Let’s Make New York A Primary Player
It has been years since New York voters made a difference in the selection of the nation’s Presidential nominees. The state’s primary historically takes place in March, which used to be quite early in the process. Now, however, a March primary might as well be in June for all the influence it has.
For that reason, New York officials are talking about moving the state’s primary next year to Feb. 5. That would be a smart and long-overdue move.
Frankly, it’s more than a little absurd that citizens in places like Iowa, New Hampshire and South Carolina have been allowed to exercise so much power over the Presidential nominating process. Sure, the voters in those states, particularly in New Hampshire, take their obligations very seriously. But they are hardly representative of the nation at large.
More to the point, voters in the earliest caucuses and primaries do not represent urban areas. As a result, the national campaign’s most decisive and crucial weeks are spent in earnest discussion of dairy policy and farm prices—important issues, no doubt, but hardly the main concerns of most 21st-century American voters.
Moving New York’s primary to early February would force Presidential candidates to pay attention to cities—not just New York City, but also the state’s struggling upstate urban areas. Buffalo, Syracuse and Rochester, to name just three hard-hit cities, deserve to be part of the national dialogue, just as New York City does. And with an earlier primary, we’d be able to force the candidates to address issues such as those ludicrous Homeland Security priorities that shortchange at-risk cities in favor of remote towns and villages.
For decades now, New York City has served the national campaigns as a convenient A.T.M. Candidates swoop in not to check out local conditions or interact with voters, but to collect lots of money as quickly as possible. They don’t have to linger, they don’t feel any need to connect with voters, because by the time the state’s primary rolls around, the national battle is basically over.
New York actually is a little late in the primary-rescheduling game. California and New Jersey, states that wallowed in their irrelevance for years by insisting on primaries in June, have already begun the process of moving their primaries to early February. New York has no choice but to follow suit. Do we want our friends across the Hudson River to have a greater claim on the candidates’ time than we do?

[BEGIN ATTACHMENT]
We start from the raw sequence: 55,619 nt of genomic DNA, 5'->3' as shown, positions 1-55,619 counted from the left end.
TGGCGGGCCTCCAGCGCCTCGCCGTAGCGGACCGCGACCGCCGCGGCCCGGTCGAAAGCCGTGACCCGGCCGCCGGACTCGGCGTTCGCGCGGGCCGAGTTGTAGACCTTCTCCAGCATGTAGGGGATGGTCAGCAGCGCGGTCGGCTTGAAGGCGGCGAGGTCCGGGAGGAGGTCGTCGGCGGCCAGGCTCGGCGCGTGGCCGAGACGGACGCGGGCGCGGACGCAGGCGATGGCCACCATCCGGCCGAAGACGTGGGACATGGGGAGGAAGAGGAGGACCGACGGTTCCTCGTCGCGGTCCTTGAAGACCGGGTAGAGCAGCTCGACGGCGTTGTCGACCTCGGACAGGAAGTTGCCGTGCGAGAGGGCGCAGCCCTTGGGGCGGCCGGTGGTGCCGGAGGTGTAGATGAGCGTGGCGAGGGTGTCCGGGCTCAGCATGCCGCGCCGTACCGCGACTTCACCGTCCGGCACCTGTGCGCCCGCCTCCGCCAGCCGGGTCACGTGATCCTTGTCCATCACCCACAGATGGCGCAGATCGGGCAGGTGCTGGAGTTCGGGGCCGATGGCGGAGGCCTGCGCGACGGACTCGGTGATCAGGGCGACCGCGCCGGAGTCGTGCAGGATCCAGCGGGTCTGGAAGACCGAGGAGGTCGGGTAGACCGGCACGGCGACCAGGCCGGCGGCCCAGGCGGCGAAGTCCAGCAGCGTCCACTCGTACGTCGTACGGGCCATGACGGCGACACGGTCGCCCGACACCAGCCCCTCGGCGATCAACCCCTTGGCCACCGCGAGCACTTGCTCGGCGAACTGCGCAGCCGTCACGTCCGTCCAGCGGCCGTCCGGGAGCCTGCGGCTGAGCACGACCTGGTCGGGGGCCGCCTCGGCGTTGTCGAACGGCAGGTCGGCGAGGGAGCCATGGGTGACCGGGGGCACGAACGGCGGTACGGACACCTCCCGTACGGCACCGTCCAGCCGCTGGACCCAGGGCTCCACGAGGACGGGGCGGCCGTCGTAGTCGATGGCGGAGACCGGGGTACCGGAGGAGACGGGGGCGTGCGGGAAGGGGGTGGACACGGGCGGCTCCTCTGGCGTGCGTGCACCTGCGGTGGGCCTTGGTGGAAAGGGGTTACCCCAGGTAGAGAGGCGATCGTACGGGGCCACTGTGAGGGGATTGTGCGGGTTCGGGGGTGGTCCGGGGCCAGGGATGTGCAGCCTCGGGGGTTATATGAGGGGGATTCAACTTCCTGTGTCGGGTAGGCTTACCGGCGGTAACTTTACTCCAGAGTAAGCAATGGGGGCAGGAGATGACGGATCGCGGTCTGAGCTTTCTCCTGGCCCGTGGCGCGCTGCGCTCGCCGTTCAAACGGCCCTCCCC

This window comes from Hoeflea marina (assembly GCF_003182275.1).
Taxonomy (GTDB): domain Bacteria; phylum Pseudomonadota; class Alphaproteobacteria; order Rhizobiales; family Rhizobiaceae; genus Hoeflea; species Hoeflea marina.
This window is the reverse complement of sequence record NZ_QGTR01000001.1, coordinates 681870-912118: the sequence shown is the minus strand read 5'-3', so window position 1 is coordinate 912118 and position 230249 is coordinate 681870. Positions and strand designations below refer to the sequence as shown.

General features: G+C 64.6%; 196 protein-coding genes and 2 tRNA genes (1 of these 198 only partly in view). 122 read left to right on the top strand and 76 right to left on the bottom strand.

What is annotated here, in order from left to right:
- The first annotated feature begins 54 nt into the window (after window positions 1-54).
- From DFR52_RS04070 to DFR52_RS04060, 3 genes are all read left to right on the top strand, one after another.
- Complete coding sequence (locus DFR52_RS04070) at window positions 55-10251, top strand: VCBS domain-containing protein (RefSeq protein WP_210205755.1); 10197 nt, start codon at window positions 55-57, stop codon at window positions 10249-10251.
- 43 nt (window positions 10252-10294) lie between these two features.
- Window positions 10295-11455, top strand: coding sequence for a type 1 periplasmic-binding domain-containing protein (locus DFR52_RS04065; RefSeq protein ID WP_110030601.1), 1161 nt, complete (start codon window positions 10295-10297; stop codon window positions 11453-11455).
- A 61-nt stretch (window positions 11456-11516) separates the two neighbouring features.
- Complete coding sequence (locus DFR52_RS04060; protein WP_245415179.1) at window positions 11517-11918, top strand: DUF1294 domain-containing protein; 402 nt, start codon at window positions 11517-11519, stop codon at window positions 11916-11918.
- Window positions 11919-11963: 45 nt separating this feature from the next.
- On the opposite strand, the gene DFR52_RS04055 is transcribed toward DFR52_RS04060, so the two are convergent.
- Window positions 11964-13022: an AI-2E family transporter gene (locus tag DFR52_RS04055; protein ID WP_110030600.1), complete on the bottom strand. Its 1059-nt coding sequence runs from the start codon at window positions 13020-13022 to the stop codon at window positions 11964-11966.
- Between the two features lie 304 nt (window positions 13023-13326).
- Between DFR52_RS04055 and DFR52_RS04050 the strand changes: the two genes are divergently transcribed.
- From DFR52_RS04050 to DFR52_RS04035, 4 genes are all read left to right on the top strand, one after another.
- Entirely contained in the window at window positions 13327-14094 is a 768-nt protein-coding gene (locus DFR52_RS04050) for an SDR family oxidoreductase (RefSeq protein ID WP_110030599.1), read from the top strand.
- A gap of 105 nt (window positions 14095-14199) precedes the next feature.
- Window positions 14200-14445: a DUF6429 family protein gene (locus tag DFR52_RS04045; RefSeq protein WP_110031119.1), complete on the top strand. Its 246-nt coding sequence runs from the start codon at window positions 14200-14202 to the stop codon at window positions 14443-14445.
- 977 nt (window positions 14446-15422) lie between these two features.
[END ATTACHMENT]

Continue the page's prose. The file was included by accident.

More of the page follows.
Ironically, there’s no guarantee that New York will capture the passionate attention of the 2008 Presidential primary candidates, even if the primary date is changed. That’s because two New Yorkers are in the field. If Rudolph Giuliani and Hillary Clinton remain in the race, their opponents will likely concede New York and fight winnable battles elsewhere. But the odd calculus of 2008 shouldn’t matter in this decision. Yes, it’s possible that moving the date could prove meaningless if Republicans and Democrats surrender the state to Mr. Giuliani and Mrs. Clinton. Still, the specter of an early primary in New York ought to become a constant in the national Presidential campaign.
The time to start is now. Let’s move the date and become a permanent player in choosing our national leaders.
Spitzer Scapegoats Hospital C.E.O.’s
When New Yorkers elected Eliot Spitzer by a landslide last November, it did indeed represent a mandate for sweeping change. Twelve years of George Pataki’s mind-boggling incompetence had left citizens of this state eager for a Governor who would bring intelligence, ethics and passion to the job—three qualities that Mr. Spitzer has in abundance. A mandate, however, is not a blank check, and Mr. Spitzer still seems overly prone to come at a problem with a prosecutor’s cudgel rather than a statesman’s shrewdness.
In a recent interview with WNBC’s Gabe Pressman, Mr. Spitzer took aim at the salaries of top executives at one of New York City’s teaching hospitals, saying, “The top three executives at that hospital alone are paid $12 million … and that is most of what we’re seeking to eliminate. This is public money. So what we’re doing is reasoned, smart, thoughtful and methodical.”
Actually it’s everything but reasoned or smart. New York City’s teaching hospitals produce a large share of the country’s best doctors and researchers, helping keep America at the cutting edge of health care. We are blessed to have capable talent at the head of these hospitals. They should not be treated like disposable equipment that can be easily replaced. The Governor should recognize that health-care institutions must compete fiercely for talent—and pay for it—if they are to thrive in today’s world.
For example, compare that $12 million, split among three hospital executives, with what investment-banking C.E.O.’s are taking home these days. Goldman Sachs’ two co-presidents received bonuses of about $52.5 million—each—for fiscal 2006, while Morgan Stanley’s chief executive received a $41.1 million bonus and Merrill Lynch’s chief executive pocketed $47.3 million.
Moreover, Mr. Spitzer is mistaken if he truly believes that the well-deserved salaries at New York City’s hospitals are the cause of the growing heath-care expenses that have saddled the state with debt. That blame lies with deals made by former Governors and legislators. The Governor should focus on the underlying sources, not target a handful of hard-working leaders.
To treat hospital executives as if they were Wall Street robber barons might make good headlines, but it’s not good policy.